PBS's "Nova" kicks off its fall season on Sept. 10 with "Vaccines: Calling the Shots," and the subject couldn't be more timely. Epidemics and the threat they pose are making front page news. The Ebola virus outbreak in Africa is grabbing headlines and raising fears, and there's a more immediate threat here at home: the resurgence of preventable diseases once thought to be eradicated. Measles, mumps and whooping cough are on the rise, due to the decision by some parents not to vaccinate or to delay inoculating their children. This can have devastating public health consequences, as the film explains.
"These parents are making a bad and misinformed choice that puts not only their children at risk, but those with whom their children come in contact at risk," says Dr. Paul Offit, pediatrician and chief of the Division of Infectious Diseases and director of the Vaccine Education Center at the Children's Hospital of Philadelphia, who was interviewed in "Vaccines."
That was the same point Australian science television filmmaker Sonya Pemberton intended to make when she started working on the project nearly five years ago, but she was surprised to find so much anti-vaccination dissent. To present both sides of the issue, she spent a year interviewing parents with varied opinions to present all sides of the issues, including individual stories, scientific history, the mechanics of how vaccines work, and an overall risk assessment.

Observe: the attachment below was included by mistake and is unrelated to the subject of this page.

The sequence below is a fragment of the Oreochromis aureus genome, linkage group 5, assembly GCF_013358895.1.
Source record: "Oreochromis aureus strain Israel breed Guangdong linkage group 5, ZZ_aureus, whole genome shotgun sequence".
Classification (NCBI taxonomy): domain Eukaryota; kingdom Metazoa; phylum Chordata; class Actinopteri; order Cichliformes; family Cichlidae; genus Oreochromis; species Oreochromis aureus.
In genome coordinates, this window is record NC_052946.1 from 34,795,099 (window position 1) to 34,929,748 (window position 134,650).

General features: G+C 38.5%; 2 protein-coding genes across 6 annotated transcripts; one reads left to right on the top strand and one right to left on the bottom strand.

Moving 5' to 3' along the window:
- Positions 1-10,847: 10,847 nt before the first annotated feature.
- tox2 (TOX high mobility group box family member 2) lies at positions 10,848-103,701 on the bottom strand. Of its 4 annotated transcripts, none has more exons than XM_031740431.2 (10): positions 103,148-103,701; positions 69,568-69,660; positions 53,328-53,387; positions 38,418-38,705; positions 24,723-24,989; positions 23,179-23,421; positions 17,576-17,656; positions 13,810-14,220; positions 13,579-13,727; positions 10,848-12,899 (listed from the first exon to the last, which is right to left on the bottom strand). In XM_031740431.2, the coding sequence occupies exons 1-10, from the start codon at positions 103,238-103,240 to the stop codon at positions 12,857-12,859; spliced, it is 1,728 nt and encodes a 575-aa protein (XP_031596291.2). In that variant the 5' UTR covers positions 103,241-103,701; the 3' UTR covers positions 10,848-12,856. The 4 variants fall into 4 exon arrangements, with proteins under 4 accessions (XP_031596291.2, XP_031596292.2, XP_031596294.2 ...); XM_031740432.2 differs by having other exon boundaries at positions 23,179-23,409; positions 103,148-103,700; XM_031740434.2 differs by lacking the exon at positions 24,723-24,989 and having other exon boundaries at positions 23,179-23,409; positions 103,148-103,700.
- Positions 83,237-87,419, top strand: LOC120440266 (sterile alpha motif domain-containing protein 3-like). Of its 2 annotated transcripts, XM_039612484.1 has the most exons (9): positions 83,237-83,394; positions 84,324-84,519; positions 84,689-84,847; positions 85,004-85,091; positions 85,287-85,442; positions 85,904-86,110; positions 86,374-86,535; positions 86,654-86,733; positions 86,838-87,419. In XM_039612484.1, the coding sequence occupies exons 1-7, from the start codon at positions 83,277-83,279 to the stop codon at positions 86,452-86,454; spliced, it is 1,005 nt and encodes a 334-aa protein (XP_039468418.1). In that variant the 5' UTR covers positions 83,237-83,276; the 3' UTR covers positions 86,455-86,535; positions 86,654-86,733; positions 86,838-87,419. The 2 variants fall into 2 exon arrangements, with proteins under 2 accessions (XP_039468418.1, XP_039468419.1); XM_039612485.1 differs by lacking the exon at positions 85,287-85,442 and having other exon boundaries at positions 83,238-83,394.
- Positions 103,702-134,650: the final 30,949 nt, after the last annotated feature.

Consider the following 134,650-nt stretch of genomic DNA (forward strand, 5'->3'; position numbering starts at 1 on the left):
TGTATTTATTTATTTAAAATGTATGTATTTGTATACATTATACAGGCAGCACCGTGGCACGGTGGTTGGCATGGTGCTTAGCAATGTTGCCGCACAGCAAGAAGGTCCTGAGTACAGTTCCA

"We acknowledge the fear and the concerns. We take people on this journey so that they can come to the conclusions that the science clearly supports. All medications carry some degree of risk, but vaccines work and save millions of lives," says Pemberton.
That's the message Offit emphasizes with some frightening statistics. "There's 20 million cases of measles in the world every year and 120,000 deaths. As of mid-July there were 565 cases of measles [in the U.S.], more than we've seen in 20 years. We had almost 50,000 cases of whooping cough in 2012 and 20 deaths. Between 75 and 150 children die every year from influenza. During pandemic years like 2009, it was 1,200. We're seeing outbreaks the likes of which we haven't seen in a couple of decades."